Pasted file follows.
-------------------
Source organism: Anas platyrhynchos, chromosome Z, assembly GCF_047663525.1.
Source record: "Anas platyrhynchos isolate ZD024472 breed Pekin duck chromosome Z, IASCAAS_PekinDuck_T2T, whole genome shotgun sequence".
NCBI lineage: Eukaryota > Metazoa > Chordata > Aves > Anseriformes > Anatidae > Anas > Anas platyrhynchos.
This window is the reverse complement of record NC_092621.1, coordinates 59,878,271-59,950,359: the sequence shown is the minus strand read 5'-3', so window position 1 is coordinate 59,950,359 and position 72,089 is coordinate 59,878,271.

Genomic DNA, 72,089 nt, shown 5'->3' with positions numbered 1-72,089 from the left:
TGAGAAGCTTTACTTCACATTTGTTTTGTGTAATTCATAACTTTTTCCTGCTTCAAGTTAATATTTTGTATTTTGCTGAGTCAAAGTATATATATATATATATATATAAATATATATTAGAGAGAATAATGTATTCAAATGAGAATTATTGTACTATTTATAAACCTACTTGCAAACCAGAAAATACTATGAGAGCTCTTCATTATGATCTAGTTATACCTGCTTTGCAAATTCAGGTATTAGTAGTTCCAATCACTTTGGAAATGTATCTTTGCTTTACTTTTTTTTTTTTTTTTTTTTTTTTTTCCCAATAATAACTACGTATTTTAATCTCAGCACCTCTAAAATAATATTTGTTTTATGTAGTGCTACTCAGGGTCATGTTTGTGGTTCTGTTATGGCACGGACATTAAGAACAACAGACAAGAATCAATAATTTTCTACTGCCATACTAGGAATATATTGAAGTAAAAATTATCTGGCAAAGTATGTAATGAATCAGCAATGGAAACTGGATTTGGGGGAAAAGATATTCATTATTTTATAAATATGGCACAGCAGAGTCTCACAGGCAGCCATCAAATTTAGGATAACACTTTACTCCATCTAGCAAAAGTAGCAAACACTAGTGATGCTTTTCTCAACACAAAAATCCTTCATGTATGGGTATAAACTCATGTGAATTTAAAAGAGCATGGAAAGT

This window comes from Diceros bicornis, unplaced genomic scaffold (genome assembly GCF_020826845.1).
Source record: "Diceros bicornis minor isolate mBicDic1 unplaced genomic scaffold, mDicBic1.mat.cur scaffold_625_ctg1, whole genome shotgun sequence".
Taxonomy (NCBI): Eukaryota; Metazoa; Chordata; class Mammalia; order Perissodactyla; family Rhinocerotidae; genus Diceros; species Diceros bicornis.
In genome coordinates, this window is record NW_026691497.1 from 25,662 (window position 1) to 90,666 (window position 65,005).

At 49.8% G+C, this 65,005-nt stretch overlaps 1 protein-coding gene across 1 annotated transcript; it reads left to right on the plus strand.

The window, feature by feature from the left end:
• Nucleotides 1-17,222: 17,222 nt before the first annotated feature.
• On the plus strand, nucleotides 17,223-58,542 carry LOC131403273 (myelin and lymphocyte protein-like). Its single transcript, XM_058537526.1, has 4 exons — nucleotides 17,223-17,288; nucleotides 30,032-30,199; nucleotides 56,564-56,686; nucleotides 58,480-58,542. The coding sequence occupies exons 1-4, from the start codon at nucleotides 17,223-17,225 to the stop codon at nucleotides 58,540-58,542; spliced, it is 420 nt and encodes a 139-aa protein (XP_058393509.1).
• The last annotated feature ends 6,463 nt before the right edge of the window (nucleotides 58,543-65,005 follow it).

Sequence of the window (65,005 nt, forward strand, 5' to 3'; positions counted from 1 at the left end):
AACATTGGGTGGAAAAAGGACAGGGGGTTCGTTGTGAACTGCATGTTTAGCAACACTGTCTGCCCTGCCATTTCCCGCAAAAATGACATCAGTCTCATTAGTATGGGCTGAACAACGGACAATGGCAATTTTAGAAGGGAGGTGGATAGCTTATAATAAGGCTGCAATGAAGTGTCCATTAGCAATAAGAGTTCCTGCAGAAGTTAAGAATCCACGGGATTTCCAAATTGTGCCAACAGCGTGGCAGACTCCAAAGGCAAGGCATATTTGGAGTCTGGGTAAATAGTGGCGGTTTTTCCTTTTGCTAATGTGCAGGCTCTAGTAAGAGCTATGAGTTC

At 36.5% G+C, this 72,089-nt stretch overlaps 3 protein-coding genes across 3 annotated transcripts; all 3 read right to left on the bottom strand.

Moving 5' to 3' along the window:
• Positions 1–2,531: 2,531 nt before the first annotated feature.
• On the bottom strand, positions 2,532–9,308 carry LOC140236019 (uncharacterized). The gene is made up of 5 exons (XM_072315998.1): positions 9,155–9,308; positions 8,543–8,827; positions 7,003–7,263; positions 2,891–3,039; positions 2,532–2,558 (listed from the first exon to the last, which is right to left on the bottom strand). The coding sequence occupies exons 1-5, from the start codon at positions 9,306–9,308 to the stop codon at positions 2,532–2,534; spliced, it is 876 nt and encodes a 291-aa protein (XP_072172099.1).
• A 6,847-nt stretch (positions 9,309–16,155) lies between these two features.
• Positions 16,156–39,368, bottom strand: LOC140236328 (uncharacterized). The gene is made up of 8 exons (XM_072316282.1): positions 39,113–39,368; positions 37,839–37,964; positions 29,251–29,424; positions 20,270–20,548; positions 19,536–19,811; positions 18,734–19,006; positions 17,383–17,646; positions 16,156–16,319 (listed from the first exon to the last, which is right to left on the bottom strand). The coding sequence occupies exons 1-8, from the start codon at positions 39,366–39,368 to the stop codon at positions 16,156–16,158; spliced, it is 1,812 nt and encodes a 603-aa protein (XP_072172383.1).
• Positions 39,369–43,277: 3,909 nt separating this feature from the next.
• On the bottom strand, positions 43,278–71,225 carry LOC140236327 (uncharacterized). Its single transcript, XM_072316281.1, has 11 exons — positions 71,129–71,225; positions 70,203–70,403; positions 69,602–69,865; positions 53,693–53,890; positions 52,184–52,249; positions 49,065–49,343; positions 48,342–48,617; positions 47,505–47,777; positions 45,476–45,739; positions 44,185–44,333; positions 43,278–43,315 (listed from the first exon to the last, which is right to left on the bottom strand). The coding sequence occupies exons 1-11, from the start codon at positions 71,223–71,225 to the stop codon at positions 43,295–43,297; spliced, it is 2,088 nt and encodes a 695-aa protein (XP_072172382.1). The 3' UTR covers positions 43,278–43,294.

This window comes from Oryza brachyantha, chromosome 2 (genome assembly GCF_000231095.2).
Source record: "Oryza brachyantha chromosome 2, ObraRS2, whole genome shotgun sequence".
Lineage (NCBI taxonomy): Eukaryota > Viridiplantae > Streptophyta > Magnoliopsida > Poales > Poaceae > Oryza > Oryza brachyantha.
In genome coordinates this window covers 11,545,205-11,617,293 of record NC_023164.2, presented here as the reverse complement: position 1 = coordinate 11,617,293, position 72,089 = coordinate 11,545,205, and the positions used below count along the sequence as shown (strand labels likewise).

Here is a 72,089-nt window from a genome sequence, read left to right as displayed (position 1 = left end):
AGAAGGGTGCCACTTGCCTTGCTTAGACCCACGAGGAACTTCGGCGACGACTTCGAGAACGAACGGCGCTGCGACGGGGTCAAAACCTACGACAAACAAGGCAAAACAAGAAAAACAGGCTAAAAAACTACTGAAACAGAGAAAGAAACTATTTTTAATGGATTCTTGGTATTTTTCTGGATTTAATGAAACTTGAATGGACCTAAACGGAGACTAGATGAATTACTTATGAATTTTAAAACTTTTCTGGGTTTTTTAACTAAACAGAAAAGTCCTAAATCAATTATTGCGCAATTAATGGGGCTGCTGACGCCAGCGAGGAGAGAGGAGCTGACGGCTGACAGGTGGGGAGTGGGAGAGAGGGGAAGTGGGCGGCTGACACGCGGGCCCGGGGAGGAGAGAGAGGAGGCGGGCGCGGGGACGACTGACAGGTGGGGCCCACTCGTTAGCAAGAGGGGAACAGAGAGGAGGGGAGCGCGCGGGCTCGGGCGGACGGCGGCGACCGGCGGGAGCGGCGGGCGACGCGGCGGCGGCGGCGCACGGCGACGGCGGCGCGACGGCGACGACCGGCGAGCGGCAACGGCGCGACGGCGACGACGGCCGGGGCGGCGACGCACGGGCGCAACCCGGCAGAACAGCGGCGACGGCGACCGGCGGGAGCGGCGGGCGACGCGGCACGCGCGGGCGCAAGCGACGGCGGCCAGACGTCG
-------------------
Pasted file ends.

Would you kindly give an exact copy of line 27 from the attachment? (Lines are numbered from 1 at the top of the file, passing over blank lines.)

Source record: "Oryza brachyantha chromosome 2, ObraRS2, whole genome shotgun sequence".